"Would I be wrong then? This situation is bewildering. I've seen it brewing for a long time. When I started we weren't paid at all for night duty, then we got some trivial amount, and finally we got the present payment scheme, which at the time was thought to be the answer. Could you tell me though? It's not a question of money, is it? It's unpleasant to have to do night duty at all, and this night duty team might be the best solution. Where do we go from here?"
Most reluctantly, several comments are drawn out. These are obviously made because of the team's respect for the sector director. One senior says,
"I think we all feel like pawns, I think we do want the option you mentioned, but it brings up the question of whether night duty should be an emergency service, or a continuation of day duty."
Another senior, at hearing this, says,
"I think I agree, but I still would prefer that management would discuss it through NALGO, and that we shouldn't comment here."
A third senior social worker adds,
"At least since last week the two sides are willing to come together, even though they are polarised. It is unfortunate, but the dispute does seem to me to be centred on the wrong issue. It's not the money really."
On this inconclusive note, the meeting is adjourned.
Supervision session (social worker)
Janet goes to her supervision session in the office next to her own at 4.00 p.m. This is led by the team leader of the long term team, a senior social worker. Client B and his brother and two sisters are discussed in turn. The children's foster homes are discussed, (the other children are together in a different foster home from client B), and then their school and health records. The senior draws Janet out about her ideas on the future prospects of these children. Afterwards the case of Client D is introduced and the senior agrees with Janet's view that the boy will probably be sent to an assessment centre.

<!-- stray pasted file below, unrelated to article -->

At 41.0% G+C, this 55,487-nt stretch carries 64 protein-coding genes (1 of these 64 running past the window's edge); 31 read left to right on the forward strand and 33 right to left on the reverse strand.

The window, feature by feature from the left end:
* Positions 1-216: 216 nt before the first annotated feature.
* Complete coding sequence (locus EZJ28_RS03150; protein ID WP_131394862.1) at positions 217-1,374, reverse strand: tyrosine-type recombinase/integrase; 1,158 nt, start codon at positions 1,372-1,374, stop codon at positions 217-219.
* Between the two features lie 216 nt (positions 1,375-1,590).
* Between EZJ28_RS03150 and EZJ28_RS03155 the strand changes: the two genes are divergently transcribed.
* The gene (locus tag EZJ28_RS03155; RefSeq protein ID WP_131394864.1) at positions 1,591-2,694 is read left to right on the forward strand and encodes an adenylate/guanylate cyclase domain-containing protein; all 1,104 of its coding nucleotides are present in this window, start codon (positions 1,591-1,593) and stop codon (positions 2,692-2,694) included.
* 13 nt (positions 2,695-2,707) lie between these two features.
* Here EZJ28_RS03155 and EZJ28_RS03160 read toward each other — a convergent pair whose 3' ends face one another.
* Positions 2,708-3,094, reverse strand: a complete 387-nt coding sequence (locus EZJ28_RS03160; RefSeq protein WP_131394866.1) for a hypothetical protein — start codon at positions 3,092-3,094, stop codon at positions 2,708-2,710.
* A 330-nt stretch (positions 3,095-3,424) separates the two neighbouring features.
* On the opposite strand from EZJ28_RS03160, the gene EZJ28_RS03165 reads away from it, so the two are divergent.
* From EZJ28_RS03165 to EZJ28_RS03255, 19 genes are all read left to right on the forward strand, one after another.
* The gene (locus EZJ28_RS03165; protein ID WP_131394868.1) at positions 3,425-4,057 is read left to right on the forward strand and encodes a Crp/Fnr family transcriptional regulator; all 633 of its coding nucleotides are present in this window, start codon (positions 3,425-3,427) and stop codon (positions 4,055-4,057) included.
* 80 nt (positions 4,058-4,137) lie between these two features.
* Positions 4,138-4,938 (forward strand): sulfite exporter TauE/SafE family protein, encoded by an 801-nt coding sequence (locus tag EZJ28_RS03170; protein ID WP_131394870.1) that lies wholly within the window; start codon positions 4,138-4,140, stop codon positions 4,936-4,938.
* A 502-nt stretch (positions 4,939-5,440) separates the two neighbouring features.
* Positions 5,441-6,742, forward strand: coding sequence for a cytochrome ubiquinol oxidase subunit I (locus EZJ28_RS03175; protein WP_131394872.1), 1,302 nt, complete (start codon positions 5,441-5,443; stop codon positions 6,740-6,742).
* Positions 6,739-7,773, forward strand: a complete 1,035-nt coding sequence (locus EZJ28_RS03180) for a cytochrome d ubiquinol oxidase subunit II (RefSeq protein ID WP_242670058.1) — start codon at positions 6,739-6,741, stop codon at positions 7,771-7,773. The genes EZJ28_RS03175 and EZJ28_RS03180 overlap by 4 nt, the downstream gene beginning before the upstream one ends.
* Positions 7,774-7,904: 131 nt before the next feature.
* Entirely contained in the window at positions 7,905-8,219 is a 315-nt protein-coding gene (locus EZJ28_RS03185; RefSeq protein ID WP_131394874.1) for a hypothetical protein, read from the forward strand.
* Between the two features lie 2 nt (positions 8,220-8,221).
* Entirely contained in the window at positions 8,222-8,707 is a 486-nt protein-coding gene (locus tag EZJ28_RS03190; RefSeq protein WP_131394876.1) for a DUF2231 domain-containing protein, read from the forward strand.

Evening work (zone director)
Ann South's first scheduled visit of the week to a residential establishment is to a children's reception centre, and is slotted in during the hour between leaving the office and attending an evening meeting nearby. She has enjoyed a long-standing working relationship with the warden and matron of this centre and the encounter takes the form of a very relaxed discussion over tea about the centre and the children there. The zone director knows several of the children, and talks with them as the matron gives a guided tour of the building for the benefit of the observer. She intimates that she would probably have had tea with the children if she had had more time and the observer had not been present.
At an evening meeting the zone director is observed in her role as representative of the department on the executive committee of a voluntary association. The aim of the association is to provide accommodation for single mothers and their children. Her roles in this context appear to embrace those of liaison officer and professional adviser; she is asked for news of progress at national level about the recommendations of the Finer committee on one-parent families, and is consulted about two cases. The first, a young girl client of the department, is causing concern to the association's voluntary workers, who have unsuccessfully sought a visit by the girl's social worker.
The zone director notes the social worker's name and promises to pursue the matter with the appropriate sector officer. (Any follow-up of this does not occur during observation.) The second case involves a mother and child not known to the department. Here the zone director is able to inform the volunteer of the appropriate sector office, to which she advises referral be made as soon as possible.